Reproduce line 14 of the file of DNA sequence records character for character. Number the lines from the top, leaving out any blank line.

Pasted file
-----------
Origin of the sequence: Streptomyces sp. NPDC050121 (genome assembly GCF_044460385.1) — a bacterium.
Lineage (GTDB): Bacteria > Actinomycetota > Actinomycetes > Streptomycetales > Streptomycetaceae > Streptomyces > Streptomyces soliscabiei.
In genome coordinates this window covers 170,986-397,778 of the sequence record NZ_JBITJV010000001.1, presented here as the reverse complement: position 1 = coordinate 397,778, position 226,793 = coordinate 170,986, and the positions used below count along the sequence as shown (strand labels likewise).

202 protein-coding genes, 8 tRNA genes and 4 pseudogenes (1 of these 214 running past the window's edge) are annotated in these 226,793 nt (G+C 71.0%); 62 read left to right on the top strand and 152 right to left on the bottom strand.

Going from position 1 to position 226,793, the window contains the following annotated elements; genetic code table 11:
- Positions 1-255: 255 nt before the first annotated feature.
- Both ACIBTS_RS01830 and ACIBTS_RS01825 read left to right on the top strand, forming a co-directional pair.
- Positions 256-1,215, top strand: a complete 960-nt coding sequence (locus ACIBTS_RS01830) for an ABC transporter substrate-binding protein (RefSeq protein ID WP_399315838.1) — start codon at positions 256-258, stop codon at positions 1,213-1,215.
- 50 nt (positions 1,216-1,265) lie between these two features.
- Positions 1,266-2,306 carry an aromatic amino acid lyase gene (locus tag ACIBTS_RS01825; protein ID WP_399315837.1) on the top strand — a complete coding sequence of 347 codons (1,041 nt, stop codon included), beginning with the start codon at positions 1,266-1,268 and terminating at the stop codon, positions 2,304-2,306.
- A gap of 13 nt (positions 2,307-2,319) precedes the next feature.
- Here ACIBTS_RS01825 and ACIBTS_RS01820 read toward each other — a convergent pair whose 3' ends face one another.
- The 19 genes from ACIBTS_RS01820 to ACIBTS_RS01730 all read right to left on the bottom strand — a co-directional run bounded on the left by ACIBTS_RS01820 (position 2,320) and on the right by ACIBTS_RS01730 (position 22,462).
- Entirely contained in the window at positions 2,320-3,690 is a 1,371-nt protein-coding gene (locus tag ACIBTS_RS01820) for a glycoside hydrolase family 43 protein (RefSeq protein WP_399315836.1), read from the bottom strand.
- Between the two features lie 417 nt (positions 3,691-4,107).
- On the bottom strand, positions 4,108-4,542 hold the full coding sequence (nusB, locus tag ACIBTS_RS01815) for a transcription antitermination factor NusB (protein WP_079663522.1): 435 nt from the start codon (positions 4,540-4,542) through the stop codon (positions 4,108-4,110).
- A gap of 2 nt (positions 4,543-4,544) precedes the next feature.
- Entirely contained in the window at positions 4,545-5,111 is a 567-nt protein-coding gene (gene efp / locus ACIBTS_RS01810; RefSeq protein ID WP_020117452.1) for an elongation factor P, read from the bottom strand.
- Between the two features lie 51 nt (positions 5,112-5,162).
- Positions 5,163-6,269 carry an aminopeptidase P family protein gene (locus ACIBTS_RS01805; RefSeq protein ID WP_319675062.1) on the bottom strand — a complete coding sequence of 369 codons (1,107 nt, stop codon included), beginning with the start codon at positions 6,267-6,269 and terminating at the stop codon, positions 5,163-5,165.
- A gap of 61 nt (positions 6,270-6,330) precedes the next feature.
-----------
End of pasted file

- Entirely contained in the window at positions 2,320-3,690 is a 1,371-nt protein-coding gene (locus tag ACIBTS_RS01820) for a glycoside hydrolase family 43 protein (RefSeq protein WP_399315836.1), read from the bottom strand.